And then it all began with the sudden appearance of a brilliant pinpoint of light directly above and before Meryptah’s head from which a growing and luminescent disk began to form. Before incredulous eyes the disk quickly grew in size to a width fully wide enough for Meryptah’s broad shoulders to pass through. Open mouthed and filled with supreme religious rapture and a tinge of fear, a strange ivory white hand and arm emerged from within the disk’s glare and extended down towards the kneeling supplicant. Speechless and not knowing just what to do, Meryptah did the obvious. He took hold of the divinely proffered hand with his right and was immediately surprised at its strength. Now in firm physical contact with the very hand of Amen Re himself, the appendage shook him mightily at first – no doubt Meryptah believed to test him, but for what purpose he did not know. Then as the god appeared satisfied with the strength of his grasp, the god’s hand then began to draw Meryptah towards the divinely bright disk, but the acolyte subliminally resisted. Refusing to let go of the divinely fashioned three-fingered hand and so Meryptah was slowly being drawn to his feet and into the light by the Great God, who proved to be infinitely stronger than he. Much to the young man’s surprise he discovered that his right hand was drawn fully within the divine light of the disk. While so immersed in that light, Meryptah felt no pain, just the tension of his tightening grip and the flexing and stretching of his forearm’s muscles. Like a determined crocodile clamped onto the leg of a sickly cow, the acolyte refused to let go.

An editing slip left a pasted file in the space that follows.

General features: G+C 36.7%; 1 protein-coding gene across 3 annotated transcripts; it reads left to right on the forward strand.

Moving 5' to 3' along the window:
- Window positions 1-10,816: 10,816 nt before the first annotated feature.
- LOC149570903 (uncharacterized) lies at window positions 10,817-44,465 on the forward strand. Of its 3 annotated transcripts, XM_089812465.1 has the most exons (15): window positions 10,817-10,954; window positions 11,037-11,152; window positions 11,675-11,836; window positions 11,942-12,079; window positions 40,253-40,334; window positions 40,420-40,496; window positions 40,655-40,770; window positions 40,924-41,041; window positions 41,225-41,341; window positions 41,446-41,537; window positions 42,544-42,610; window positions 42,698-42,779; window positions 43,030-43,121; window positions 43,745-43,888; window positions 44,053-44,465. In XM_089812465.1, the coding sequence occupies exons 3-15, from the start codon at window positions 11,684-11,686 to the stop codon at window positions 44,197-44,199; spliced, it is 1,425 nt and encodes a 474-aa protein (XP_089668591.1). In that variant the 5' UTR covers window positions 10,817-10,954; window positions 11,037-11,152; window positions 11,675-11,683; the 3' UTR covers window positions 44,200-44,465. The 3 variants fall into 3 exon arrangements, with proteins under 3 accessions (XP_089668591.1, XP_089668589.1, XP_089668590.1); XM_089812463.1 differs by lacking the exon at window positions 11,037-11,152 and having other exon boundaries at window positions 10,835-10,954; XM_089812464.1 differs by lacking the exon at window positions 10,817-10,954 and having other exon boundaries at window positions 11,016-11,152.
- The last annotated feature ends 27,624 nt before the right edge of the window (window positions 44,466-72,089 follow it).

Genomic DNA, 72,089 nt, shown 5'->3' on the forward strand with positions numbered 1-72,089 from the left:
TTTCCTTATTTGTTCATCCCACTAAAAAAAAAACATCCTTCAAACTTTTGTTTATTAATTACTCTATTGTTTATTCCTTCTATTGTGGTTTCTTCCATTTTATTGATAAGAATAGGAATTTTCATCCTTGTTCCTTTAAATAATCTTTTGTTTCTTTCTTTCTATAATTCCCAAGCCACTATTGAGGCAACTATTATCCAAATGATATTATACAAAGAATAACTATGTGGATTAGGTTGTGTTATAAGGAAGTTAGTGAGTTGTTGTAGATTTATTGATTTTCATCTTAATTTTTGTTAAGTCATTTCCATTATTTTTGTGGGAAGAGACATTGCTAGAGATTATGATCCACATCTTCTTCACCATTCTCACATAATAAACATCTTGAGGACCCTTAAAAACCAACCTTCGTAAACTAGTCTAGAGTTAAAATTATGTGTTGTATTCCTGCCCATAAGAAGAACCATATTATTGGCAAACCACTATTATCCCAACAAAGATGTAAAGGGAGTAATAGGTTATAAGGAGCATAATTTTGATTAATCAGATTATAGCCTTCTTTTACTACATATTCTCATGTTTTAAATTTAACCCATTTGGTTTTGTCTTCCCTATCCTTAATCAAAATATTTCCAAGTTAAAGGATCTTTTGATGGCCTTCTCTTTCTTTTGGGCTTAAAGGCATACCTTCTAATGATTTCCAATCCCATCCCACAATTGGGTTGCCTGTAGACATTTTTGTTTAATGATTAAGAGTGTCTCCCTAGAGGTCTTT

In retrospect, the last thing that the acolyte consciously remembered was the sudden release, the falling back in a heap, and the shock wave that was instantaneously accompanied by a great and unearthly clap of thunder that roared in his ears. Rendered unconscious, having been stunned by the reverberating concussion within the shrine’s narrow confines, it was not long before three high-ranking sem-priests appeared. Bursting through the double-leaved portal of the holy of holies, they wore grim faces set on investigating what the noisy ruckus was all about.